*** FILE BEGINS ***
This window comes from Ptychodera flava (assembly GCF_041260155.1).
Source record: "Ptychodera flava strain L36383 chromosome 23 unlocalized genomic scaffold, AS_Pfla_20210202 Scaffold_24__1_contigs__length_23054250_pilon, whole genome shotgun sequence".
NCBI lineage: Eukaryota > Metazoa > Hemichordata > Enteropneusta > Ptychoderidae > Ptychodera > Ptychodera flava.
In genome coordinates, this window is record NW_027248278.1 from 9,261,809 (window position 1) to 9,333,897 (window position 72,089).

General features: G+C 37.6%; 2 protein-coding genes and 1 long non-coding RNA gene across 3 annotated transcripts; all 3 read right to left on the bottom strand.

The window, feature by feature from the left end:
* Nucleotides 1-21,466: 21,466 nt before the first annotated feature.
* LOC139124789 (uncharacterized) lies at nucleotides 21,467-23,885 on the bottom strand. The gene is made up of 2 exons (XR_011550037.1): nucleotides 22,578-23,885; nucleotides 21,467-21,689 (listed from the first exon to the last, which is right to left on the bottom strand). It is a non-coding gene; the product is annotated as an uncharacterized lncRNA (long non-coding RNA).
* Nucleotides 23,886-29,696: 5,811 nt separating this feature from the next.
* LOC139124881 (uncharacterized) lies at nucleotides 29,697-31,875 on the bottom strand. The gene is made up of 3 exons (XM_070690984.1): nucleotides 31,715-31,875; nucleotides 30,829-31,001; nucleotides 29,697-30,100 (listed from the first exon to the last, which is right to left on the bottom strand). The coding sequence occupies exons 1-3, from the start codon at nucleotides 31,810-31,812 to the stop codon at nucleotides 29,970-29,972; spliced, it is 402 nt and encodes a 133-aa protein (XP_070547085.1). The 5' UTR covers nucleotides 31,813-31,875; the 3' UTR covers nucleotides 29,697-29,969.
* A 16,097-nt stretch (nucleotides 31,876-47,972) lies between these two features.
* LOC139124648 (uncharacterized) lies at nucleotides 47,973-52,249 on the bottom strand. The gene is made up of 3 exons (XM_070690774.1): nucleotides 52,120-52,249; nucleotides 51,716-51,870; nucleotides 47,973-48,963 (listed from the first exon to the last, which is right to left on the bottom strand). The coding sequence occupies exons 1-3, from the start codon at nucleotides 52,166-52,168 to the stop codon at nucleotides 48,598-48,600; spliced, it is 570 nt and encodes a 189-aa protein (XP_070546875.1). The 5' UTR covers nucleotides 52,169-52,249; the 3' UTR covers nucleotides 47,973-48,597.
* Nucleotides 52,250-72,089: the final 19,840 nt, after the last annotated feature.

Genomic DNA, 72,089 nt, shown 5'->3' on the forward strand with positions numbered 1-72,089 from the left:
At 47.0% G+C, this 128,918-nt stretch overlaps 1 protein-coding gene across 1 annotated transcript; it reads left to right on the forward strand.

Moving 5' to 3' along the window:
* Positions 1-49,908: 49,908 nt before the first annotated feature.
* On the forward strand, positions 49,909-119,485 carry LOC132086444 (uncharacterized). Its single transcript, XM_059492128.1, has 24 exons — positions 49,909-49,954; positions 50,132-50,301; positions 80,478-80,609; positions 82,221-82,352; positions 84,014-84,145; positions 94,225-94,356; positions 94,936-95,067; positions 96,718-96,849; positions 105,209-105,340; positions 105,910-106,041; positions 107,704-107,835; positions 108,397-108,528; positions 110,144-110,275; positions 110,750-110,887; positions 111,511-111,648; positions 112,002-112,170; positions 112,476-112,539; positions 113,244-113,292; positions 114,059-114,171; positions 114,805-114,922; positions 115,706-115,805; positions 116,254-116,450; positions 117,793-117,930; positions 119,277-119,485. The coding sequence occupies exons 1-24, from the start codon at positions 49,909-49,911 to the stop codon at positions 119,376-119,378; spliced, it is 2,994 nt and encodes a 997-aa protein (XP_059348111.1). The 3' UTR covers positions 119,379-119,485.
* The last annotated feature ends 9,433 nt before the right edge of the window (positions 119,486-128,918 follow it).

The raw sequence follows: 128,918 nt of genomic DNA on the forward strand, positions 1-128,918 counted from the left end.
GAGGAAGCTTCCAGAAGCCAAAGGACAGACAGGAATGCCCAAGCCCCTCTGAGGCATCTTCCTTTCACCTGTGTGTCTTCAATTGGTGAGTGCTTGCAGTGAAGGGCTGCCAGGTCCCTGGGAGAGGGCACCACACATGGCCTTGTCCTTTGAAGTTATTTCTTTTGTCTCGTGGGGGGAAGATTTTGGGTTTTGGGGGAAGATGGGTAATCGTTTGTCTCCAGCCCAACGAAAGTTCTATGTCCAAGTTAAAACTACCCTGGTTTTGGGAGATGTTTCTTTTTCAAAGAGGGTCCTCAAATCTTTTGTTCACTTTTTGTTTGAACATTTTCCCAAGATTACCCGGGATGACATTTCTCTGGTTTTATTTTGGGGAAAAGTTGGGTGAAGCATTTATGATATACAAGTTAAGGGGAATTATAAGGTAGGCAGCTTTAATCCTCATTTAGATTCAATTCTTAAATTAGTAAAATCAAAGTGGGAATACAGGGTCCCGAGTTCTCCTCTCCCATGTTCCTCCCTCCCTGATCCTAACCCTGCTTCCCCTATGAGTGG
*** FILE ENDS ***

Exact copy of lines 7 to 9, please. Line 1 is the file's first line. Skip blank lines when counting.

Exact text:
* Nucleotides 1-21,466: 21,466 nt before the first annotated feature.
* LOC139124789 (uncharacterized) lies at nucleotides 21,467-23,885 on the bottom strand. The gene is made up of 2 exons (XR_011550037.1): nucleotides 22,578-23,885; nucleotides 21,467-21,689 (listed from the first exon to the last, which is right to left on the bottom strand). It is a non-coding gene; the product is annotated as an uncharacterized lncRNA (long non-coding RNA).
* Nucleotides 23,886-29,696: 5,811 nt separating this feature from the next.